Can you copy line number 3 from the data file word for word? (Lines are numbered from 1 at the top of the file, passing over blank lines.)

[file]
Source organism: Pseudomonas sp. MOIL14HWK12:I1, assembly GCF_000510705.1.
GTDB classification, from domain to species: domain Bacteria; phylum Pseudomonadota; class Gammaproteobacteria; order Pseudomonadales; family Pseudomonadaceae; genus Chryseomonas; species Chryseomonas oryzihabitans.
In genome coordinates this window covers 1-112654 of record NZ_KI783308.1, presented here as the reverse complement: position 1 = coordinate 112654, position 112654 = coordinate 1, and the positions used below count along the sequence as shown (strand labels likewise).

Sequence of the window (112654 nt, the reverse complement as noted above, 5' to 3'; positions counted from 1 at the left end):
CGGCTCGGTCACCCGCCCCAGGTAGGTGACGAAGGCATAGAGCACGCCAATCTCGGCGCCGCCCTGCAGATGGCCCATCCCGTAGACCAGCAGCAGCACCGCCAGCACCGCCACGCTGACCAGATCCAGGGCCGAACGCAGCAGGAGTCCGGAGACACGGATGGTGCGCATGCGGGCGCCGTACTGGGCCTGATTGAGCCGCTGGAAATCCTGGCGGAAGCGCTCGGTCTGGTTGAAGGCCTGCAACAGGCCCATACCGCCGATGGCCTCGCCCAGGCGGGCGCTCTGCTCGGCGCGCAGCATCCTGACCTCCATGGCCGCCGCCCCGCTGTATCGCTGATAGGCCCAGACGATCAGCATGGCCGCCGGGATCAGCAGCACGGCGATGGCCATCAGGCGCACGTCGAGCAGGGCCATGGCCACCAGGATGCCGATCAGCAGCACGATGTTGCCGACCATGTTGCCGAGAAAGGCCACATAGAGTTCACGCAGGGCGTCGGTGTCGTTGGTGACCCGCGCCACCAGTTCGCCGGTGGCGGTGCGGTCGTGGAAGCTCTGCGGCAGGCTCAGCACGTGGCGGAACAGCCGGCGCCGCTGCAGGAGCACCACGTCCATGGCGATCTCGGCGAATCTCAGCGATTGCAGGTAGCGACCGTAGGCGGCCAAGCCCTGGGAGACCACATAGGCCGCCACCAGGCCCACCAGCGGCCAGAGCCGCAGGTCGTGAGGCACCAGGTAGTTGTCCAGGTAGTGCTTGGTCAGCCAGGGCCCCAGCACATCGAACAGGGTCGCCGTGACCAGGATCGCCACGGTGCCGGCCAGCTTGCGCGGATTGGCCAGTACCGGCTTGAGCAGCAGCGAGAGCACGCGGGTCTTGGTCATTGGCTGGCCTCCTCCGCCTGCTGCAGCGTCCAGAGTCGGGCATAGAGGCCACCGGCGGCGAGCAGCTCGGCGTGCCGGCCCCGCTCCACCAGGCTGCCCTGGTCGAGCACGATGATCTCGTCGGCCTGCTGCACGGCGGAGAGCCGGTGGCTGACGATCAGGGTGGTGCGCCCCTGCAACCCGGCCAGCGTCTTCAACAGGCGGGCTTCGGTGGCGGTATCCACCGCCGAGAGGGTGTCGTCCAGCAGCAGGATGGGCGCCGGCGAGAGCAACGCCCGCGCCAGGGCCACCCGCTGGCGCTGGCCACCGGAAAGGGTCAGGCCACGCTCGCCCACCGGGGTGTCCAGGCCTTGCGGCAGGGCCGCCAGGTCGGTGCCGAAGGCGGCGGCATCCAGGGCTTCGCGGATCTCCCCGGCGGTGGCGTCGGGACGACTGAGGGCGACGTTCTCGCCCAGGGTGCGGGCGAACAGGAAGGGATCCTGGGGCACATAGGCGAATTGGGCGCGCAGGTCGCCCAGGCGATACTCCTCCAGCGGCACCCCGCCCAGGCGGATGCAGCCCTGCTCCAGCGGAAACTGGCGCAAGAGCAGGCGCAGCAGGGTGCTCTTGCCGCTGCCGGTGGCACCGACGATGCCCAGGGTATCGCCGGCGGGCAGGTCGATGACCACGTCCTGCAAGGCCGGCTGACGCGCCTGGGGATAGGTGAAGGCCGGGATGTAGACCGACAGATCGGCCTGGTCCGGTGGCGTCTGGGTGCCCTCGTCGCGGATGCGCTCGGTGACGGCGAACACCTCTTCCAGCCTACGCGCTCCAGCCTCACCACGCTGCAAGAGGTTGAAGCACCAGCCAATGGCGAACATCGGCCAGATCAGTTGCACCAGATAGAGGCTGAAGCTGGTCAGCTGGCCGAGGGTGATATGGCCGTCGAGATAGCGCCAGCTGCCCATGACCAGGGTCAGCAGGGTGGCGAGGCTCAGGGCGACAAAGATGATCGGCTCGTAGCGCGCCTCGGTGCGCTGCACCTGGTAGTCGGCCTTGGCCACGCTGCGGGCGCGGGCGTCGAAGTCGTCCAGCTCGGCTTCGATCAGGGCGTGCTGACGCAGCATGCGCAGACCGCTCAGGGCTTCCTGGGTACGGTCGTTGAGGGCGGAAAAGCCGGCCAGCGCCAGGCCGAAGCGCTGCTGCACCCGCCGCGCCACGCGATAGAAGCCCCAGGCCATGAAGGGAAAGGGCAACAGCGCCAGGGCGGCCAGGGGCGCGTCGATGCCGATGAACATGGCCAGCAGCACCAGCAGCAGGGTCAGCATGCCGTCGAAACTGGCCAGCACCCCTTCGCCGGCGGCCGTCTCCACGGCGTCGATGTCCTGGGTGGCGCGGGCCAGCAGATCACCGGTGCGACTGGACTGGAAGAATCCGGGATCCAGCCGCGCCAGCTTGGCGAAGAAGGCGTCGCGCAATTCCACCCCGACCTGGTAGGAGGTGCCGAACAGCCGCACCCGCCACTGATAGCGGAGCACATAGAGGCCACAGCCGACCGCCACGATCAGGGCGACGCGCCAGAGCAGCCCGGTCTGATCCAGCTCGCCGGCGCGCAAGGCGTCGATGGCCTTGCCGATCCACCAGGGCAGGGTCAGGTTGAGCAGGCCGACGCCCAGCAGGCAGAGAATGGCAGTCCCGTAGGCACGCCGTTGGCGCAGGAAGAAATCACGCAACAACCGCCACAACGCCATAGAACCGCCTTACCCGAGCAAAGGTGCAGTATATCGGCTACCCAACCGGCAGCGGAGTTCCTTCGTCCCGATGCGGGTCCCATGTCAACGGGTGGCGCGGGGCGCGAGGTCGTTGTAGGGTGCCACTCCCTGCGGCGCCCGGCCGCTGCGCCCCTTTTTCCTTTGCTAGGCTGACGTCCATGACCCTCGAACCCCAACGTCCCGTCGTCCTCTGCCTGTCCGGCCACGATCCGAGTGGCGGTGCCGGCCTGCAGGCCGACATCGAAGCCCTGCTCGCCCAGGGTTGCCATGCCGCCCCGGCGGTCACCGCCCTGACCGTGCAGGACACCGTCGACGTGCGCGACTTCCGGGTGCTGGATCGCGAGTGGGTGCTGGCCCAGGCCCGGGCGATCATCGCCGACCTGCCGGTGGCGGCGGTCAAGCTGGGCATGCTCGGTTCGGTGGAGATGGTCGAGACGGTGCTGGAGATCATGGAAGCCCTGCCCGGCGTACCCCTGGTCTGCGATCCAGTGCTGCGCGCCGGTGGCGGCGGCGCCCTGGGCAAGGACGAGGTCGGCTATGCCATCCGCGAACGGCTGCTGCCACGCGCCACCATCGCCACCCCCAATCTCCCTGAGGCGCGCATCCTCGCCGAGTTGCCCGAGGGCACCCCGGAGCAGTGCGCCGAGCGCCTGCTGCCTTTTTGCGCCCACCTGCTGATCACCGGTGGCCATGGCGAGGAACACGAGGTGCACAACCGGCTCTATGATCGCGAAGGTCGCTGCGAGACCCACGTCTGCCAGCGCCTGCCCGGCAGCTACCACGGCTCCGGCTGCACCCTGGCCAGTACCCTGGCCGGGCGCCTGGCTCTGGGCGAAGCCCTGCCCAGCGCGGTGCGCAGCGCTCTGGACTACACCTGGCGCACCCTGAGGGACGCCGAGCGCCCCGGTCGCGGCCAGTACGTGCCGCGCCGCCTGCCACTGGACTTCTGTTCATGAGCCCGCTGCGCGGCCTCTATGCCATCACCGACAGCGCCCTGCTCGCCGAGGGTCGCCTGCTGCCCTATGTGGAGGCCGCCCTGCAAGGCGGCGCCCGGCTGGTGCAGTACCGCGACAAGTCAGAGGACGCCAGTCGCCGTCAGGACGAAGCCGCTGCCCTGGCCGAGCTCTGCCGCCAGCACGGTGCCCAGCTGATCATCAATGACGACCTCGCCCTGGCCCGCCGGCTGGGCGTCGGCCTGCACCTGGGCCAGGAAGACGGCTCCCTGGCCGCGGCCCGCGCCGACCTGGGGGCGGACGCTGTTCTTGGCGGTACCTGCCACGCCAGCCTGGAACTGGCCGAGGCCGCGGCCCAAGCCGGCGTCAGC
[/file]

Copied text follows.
In genome coordinates this window covers 1-112654 of record NZ_KI783308.1, presented here as the reverse complement: position 1 = coordinate 112654, position 112654 = coordinate 1, and the positions used below count along the sequence as shown (strand labels likewise).